After his big century against Sri Lanka following a rest period, Adam Gilchrist has blamed Cricket Australia for his form slump. I think most of the blame for Gilchrist's form slump can go to Andrew Flintoff and whoever came up with England's line of attack that totally neutralised him throughout the Ashes (maybe it was Troy Cooley who devised the plan - we can ask him in May when he defects back to Australia). Before the Ashes, Gilchrist was at the peak of his powers, scoring centuries left, right and centre. He particularly punished the Black Caps in our last Test series in New Zealand. Ironically, now Gilchrist is blaming the extra tour to New Zealand this summer on extending his form slump. Originally the selectors opted to rest him but Cricket Australia overruled the decision as it would 'undermine the prestige of the Chappell-Hadlee Trophy'. Fat lot of good it did, Gilchrist scoring 3, 8 and 0 in his 3 innings. Cricket Australia failed to take into account another great Aussie tradition - a disgruntled employee doing a half-arsed job.
|Posted by JC on Tue 31 Jan||28 comments|
Australia demonstrated when they're firing with all cylinders, they can be damn near impossible to beat. At one end, they have Brett Lee and Glenn McGrath bringing a batting order down on their knees at the crucial start of their innings. At the other end, they have Adam Gilchrist smashing a run-a-ball (at the least) supported by Simon Katich. Both elements came into play last night and Sri Lanka were never really in the hunt.
Sri Lanka's innings started disastrously as they lost 3 early wickets. The direst blow was Jayasuriya caught behind off Lee for a duck. Kumar Sangakkara was also run out spectacularly by Andrew Symonds who underarmed the ball into the wicket then slid head first into the stumps. Lee's opening spell was searing, striking the batsmen frequently. There seems to be a fair amount of niggle between Australia and Sri Lanka as Lee's follow on frequently took him close enough to the batsmen to exchange a few words and a glare. I particularly liked when he struck Sangakarra a nasty blow in the midriff. Sangakarra was tough enough to not even acknowledge the hit prompting Lee to demonstrate how to rub the spot. I like the cut of Sangakarra's gib - like Arjuna Ranatunga, he has the knack of getting under the Australians' skins.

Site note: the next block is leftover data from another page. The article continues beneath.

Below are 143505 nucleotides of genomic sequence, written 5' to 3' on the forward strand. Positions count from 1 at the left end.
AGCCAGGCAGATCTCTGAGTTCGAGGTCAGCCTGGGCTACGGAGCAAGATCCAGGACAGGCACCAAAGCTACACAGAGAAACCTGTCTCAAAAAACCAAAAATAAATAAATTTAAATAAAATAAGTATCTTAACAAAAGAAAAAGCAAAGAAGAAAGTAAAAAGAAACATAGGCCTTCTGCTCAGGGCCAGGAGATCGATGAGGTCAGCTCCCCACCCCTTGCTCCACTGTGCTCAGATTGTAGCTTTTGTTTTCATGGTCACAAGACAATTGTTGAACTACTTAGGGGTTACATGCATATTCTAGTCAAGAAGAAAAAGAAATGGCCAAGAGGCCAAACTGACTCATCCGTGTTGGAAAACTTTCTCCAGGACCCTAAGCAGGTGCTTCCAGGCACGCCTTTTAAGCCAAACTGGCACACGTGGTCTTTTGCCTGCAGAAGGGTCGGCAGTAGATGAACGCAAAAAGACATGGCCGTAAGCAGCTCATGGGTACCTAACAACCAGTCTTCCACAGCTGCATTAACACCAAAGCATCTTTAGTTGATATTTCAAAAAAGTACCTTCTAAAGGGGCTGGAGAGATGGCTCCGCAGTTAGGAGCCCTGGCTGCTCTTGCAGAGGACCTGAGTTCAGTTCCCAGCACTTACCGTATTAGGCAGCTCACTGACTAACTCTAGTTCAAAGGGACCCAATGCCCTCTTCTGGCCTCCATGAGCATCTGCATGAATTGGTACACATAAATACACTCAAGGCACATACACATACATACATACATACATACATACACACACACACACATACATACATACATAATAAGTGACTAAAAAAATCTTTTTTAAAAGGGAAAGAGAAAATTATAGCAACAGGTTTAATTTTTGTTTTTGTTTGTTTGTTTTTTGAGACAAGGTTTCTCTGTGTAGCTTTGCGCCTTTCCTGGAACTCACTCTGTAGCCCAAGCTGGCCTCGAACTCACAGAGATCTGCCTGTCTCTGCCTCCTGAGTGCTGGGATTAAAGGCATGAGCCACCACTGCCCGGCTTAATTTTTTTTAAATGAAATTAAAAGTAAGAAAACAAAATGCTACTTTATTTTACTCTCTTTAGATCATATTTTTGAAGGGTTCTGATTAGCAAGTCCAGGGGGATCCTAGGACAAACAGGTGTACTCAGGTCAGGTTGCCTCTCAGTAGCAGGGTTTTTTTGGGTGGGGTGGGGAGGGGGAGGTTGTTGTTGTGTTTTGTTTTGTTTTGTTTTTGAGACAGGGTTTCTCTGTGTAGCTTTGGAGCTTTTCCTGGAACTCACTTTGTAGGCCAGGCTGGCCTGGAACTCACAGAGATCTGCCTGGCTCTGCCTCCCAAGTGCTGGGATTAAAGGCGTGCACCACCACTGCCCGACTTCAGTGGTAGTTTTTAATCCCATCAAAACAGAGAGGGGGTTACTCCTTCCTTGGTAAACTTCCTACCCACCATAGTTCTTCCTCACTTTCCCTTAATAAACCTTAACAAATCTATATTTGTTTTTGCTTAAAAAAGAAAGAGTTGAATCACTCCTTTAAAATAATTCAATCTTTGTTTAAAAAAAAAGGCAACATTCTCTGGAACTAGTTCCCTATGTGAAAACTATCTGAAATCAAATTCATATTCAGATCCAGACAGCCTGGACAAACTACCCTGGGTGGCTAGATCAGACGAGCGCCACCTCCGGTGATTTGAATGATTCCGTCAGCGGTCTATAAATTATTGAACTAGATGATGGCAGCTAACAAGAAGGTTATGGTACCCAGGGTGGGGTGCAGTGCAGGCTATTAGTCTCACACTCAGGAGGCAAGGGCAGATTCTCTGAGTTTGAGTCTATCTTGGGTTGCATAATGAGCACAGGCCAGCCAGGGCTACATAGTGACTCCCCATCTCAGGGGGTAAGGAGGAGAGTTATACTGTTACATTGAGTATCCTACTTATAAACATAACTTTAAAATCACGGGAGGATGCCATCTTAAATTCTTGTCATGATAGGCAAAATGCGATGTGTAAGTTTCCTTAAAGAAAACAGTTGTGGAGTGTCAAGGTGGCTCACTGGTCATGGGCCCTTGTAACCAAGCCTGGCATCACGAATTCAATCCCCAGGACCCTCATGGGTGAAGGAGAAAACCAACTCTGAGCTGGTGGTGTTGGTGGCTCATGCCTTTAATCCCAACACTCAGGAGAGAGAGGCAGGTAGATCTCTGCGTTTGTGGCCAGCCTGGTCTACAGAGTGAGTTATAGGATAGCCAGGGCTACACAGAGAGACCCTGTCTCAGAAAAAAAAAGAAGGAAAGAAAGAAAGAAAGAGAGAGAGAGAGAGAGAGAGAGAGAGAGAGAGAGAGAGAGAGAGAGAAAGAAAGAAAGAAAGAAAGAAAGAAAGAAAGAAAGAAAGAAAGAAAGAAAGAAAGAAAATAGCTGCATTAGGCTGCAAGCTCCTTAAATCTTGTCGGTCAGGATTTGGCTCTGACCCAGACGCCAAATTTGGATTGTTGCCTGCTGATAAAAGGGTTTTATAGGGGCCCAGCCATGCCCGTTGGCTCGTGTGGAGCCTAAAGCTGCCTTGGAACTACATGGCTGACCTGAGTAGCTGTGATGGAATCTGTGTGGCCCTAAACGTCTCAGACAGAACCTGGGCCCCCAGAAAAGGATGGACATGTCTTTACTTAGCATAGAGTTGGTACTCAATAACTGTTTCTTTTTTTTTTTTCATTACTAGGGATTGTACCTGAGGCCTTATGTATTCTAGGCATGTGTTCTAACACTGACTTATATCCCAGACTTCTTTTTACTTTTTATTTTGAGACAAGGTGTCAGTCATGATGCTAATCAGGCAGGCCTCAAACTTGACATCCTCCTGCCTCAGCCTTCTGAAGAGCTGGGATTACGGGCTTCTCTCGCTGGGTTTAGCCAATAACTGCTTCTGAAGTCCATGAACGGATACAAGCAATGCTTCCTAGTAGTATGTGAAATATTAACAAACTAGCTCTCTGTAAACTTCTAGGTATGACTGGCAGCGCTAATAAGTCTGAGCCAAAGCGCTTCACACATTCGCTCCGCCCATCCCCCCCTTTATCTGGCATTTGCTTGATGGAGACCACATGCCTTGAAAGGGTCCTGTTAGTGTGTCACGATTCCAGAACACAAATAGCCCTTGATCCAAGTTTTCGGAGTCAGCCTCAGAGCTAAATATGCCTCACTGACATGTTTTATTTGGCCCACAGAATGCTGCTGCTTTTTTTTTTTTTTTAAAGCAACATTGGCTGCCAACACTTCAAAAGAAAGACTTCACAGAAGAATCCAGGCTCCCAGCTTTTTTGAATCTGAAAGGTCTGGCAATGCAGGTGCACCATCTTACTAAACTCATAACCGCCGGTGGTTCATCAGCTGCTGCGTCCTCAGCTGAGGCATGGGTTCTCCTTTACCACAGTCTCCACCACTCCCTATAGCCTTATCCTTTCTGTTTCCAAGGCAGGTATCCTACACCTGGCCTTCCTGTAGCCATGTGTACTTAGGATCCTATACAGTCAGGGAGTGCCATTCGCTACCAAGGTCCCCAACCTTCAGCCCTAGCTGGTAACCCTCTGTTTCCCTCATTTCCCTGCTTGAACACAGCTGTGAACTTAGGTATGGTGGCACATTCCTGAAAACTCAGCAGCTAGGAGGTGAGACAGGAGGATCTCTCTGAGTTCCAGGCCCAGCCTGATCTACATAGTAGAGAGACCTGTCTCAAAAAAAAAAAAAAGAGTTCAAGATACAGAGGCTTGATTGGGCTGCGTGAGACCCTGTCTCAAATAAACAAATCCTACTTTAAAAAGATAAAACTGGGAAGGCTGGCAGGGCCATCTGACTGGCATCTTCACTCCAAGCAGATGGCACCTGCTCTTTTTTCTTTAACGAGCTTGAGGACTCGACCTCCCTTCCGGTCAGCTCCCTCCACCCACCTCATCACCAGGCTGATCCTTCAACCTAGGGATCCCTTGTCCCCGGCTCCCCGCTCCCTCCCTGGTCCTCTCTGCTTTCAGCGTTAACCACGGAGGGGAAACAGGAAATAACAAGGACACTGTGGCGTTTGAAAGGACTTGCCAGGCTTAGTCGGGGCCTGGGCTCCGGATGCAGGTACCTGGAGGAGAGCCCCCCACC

Fortunately, although they were 3 for 37 and it looked like a 200+ score was an unlikely possibility, a 121 run partnership from Mahela Jayawardene and Russel Arnold got them back into the game. It wasn't enough though - at the halfway mark, the innings hadn't even cracked triple figures. 8 for 233 was always going to be tough to defend, particularly if Gilchrist and Katich started well.